Is recordbreaking season a vision of fires to come?
Part 2: How today's blazes help light tomorrow's fires
By Sonya Senkowsky
The deciduous trees making up the Alaska boreal forest include aspen and birch. In some places, especially in regions underlain by permafrost and covered by lichens and mosses, even mature trees may be merely scrub--scrawny, sparse, no more than several meters tall and only a few centimeters in diameter.
So how do such “Charlie Brown Christmas trees” make even a dent in global climate change?
The key lies beneath the pillowy mounds of mosses that carpet the forest floor. The soils below are the product of centuries of accumulated forest litter.
“Our research has shown that large amounts of organic soils can be burned during fires, releasing large amounts of carbon to the atmosphere,” Kasischke says.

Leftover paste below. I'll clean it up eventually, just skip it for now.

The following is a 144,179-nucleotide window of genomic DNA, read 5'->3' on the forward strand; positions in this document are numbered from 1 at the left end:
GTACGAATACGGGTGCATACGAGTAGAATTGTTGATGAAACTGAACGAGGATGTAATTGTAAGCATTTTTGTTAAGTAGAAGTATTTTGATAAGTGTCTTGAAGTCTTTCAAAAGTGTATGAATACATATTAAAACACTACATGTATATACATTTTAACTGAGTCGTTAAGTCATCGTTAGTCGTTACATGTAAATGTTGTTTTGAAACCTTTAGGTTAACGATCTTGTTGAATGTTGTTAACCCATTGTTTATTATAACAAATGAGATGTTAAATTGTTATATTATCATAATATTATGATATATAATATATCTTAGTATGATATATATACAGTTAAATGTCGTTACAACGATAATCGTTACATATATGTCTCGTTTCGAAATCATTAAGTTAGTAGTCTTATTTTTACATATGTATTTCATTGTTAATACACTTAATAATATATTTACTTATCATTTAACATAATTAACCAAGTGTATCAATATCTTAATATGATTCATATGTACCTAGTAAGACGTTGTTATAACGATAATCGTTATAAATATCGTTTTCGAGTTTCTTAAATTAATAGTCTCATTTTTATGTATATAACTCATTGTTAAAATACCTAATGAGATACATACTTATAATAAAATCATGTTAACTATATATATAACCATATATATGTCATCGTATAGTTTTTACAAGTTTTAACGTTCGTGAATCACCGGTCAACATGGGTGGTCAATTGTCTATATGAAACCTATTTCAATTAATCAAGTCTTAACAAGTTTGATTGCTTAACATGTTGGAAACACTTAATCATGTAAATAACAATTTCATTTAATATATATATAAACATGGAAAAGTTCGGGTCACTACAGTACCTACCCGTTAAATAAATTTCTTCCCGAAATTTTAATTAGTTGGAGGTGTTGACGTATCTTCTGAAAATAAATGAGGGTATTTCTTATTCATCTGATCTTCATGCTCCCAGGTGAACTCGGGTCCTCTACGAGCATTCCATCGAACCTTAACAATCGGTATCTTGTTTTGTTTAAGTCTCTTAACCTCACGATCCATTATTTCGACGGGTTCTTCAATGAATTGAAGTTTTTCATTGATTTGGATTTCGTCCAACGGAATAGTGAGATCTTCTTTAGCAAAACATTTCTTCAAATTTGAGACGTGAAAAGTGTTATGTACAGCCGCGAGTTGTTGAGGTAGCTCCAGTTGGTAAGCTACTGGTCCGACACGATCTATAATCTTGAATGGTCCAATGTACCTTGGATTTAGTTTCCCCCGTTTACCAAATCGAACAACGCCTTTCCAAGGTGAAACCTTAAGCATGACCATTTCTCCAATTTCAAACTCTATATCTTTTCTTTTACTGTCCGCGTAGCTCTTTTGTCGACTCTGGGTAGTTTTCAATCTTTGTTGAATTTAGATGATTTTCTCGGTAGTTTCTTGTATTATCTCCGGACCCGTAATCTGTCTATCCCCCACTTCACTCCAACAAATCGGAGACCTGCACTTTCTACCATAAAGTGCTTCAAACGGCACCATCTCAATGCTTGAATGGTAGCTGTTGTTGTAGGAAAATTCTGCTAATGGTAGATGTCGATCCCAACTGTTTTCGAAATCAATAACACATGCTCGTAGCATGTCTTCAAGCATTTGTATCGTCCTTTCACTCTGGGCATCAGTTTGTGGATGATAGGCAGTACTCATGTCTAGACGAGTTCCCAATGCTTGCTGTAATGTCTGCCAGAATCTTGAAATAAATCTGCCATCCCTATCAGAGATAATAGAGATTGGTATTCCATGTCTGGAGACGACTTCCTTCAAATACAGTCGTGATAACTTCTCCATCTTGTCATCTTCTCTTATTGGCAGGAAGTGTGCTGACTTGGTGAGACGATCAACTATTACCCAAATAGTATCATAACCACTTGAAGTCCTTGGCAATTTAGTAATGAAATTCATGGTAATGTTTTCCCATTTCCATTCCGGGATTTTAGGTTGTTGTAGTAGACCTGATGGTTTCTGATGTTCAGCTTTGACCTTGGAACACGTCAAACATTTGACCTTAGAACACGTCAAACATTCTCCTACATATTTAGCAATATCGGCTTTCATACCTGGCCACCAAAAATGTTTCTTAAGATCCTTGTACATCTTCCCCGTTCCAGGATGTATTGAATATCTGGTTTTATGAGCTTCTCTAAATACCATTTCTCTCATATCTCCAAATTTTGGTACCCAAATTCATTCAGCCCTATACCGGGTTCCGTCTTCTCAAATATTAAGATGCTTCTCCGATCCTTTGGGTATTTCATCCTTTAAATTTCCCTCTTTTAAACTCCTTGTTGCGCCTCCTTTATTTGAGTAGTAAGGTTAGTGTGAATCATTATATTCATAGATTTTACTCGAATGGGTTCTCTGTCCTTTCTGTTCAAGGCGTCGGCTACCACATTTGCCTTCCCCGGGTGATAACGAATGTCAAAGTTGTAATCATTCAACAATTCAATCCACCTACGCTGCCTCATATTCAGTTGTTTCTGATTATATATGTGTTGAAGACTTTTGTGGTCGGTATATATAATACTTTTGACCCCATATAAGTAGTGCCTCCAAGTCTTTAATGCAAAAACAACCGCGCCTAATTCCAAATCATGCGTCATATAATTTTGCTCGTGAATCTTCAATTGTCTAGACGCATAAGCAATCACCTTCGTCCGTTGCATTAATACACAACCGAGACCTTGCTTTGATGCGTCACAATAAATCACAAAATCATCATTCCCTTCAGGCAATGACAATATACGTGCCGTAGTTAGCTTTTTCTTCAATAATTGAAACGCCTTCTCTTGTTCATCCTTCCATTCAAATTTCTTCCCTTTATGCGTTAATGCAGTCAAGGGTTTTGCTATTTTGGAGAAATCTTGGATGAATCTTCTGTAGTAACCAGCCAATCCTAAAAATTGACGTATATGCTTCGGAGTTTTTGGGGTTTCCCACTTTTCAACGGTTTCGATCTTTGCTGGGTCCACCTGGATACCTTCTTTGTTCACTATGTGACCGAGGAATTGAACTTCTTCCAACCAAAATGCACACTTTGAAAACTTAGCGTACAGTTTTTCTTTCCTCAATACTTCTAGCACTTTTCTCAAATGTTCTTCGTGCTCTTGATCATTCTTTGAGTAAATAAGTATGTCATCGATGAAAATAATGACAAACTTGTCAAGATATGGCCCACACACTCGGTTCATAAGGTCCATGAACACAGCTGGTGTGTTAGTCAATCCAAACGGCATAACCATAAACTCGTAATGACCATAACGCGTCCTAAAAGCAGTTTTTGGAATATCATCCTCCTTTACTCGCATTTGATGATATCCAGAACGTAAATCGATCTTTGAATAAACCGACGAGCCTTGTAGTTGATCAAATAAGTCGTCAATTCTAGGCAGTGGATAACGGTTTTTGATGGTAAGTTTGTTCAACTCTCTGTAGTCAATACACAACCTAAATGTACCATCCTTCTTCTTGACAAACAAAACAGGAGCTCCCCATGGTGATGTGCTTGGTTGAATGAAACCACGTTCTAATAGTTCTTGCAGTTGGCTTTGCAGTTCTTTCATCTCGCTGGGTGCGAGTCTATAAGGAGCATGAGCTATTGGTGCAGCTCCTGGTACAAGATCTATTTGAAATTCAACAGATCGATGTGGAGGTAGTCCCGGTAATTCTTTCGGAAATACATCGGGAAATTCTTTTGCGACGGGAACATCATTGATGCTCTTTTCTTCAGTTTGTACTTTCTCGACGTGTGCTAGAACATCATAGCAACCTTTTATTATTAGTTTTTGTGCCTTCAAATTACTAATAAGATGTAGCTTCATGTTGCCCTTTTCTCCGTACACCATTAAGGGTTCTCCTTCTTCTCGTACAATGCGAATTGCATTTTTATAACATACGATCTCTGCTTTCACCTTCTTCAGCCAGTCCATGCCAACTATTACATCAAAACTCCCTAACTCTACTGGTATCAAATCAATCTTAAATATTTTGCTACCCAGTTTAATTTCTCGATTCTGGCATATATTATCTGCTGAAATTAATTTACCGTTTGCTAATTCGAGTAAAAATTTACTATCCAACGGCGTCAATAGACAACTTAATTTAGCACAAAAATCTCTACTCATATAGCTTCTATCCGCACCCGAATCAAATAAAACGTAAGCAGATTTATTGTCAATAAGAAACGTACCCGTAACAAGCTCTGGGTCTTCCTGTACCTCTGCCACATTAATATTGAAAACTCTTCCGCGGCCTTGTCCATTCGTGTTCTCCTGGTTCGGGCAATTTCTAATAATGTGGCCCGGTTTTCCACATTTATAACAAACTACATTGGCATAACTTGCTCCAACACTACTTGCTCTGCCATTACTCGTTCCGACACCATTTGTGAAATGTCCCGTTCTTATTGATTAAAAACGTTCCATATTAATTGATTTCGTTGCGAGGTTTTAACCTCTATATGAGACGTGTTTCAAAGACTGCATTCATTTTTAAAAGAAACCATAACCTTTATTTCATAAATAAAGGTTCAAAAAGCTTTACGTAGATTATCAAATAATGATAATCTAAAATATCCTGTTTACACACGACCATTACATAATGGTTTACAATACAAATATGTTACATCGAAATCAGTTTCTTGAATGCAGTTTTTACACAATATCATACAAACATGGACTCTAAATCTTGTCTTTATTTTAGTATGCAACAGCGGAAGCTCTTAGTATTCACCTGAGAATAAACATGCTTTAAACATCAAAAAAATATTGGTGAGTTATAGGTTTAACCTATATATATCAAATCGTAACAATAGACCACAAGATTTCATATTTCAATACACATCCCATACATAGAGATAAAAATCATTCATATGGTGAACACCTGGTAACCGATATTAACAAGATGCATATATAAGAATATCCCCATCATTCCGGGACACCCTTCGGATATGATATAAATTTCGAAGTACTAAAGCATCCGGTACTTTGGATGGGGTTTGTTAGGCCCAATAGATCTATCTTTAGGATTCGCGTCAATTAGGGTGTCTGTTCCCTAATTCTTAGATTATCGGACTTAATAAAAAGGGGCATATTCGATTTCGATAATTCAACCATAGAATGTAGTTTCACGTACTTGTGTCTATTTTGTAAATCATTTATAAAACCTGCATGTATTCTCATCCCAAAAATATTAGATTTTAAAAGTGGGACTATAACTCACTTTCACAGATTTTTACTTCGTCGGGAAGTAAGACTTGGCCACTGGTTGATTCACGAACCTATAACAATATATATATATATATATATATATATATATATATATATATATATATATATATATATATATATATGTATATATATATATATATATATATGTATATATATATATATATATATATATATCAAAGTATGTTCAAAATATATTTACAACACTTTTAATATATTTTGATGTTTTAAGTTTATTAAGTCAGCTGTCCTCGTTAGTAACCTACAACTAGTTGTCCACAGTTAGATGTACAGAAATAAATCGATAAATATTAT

“These organic soils form over hundreds to thousands of years, so when they burn, it’s going to take hundreds to thousands of years for them to reaccumulate—a far greater time period than the lifespan of the aboveground vegetation that exists through the next sequence of regrowth of the forest.”
Also a factor in this region, permanently frozen ground, or “permafrost,” can lie as close as 30-60 centimeters below the ground surface, especially where well insulated by moss or forest litter. Decomposition of accumulated organic materials is slowed by permafrost, which helps to keep the ground temperature low during even Alaska’s long summer days.
“Biologically based models ... assume that variations in soil and air temperature are proportional and don’t account for permafrost,” Kasischke says. With reduced insulation, permafrost layers could melt and the surrounding soil could become warmer, potentially resulting in years of additional net carbon loss.
Copyright 2004 AlaskaWriter LLC. Portions of this story were previously published in BioScience magazine, Vol. 51, No. 11. Editors: For permission to run this story in your publication, please contact email@example.com. Stories must run with the tagline: “For more science stories, see Alaska Science Outreach at http://www.alaskascienceoutreach.com.”